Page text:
By Melissa Luz T. Lopez, Senior Reporter
YIELDS ON term deposits surged yesterday as banks took advantage of the higher interest rates set by the central bank, with appetite still skewed towards the shortest tenor.
Wednesday’s auction was met by weak demand from banks as they were only willing to place P92.636 billion under the term deposit facility (TDF) of the Bangko Sentral ng Pilipinas (BSP). This barely filled the P100-billion offer and slipped further from the P100.634 billion bids received a week ago.
Players betted big on the week-long instruments which accounted for about half the total tenders, leaving the two-week and one-month tenors undersubscribed for the third straight week.
The seven-day papers received P45.831 billion in total offers, surpassing the P40 billion on the auction block but dropping from the P64.409 billion bids seen the week prior. This pushed yields higher to average 3.7523%, some six basis points (bp) higher than the 3.6927% fetched during the June 20 exercise.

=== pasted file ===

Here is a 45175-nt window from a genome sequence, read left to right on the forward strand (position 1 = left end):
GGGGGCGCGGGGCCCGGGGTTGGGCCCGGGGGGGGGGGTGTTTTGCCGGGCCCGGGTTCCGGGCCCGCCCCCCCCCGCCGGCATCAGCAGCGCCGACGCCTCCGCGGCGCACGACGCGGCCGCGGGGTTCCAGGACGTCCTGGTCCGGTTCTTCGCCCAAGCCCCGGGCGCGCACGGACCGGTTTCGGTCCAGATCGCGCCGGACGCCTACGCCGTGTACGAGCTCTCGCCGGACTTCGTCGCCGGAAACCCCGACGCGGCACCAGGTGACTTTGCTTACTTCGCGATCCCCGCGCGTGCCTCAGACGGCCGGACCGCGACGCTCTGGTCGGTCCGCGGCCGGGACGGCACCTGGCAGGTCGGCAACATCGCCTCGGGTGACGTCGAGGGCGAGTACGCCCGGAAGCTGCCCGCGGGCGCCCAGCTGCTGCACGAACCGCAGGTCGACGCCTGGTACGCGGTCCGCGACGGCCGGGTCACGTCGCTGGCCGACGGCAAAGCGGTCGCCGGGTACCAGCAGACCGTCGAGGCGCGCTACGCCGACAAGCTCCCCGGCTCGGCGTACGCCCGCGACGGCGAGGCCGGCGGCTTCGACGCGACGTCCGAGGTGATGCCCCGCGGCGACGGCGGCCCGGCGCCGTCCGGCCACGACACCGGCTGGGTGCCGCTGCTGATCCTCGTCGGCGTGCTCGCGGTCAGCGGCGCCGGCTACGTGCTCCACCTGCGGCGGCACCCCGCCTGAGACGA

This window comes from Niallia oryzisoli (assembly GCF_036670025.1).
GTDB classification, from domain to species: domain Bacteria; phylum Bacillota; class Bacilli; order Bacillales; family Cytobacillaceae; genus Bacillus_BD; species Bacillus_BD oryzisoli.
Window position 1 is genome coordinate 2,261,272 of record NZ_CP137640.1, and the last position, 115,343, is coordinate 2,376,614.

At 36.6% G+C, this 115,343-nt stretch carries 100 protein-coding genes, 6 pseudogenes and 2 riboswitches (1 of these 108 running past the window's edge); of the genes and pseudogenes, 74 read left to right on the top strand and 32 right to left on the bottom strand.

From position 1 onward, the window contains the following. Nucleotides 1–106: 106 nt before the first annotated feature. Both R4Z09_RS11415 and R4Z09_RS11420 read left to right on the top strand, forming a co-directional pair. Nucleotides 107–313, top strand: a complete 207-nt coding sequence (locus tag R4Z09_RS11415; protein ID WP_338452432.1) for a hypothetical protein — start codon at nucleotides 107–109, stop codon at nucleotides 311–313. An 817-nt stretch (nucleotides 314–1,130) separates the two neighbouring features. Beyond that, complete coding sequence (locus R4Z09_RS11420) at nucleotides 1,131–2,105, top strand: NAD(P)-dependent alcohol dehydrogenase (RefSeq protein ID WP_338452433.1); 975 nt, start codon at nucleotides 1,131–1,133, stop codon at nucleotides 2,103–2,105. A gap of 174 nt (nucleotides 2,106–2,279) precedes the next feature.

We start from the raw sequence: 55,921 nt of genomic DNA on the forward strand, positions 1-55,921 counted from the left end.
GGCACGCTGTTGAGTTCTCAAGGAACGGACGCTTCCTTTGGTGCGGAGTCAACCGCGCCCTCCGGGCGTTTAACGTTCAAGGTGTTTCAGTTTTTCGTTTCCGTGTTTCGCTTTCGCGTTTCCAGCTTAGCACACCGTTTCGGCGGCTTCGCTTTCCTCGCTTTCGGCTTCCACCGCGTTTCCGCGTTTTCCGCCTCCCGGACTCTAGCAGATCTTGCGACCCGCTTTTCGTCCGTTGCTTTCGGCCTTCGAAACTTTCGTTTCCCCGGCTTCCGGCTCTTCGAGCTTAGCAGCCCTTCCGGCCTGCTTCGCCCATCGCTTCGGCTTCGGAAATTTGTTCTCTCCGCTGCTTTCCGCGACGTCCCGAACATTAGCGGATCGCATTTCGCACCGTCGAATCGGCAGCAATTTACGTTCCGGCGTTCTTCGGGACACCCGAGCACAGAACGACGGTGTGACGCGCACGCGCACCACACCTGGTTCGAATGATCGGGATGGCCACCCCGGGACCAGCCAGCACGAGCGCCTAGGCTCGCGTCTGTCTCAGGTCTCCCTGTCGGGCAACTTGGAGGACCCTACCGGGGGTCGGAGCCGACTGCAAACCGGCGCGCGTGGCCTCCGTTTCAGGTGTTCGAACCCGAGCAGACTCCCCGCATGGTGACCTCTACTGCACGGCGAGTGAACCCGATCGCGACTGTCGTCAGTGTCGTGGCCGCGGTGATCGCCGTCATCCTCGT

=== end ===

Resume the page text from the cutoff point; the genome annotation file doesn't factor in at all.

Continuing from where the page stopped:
Meanwhile, appetite for the 14-day term deposits remained tepid. The BSP’s P40-billion offer was met by P31.99 billion worth of tenders, which slightly improved from the P28.016 billion submitted last week.
Despite this, banks asked for wider margins ranging from 3.7-4%, as they maximized the higher spreads set by the central bank. As a result, the average rate surged to 3.8689%, up 13.5bp from 3.7342% previously.
The 28-day tenor also saw a partial recovery in demand as it shored up P14.815 billion worth of bids from P8.209 billion a week ago. Still, this failed to fill the P20 billion which the BSP wanted to sell. This pushed the average yield to 3.8471%, which is 11.5bp higher from the 3.7326% fetched last week.
The TDF is the central bank’s main tool in arresting excess money supply in the financial system. The BSP actively adjusts auction amounts each week in order to bring market and interbank rates within its desired spread.
Last week, the Monetary Board announced a fresh 25bp hike in policy rates to rein in inflation expectations, which comes back-to-back with a similar move in May.
Central bank officials earlier said that banks have been biased towards shorter tenors as they avoid keeping their funds locked in for too long, at a time of uncertainties in the domestic and global financial markets.
Over the past weeks, BSP Deputy Governor Diwa C. Guinigundo said market players have chosen to place more funds under overnight facilities rather than lock down their cash for several days or weeks under the TDF.
The same trend has been observed with government-issued debt papers, with investors crowding Treasury bills over the longer-term bonds floated every week.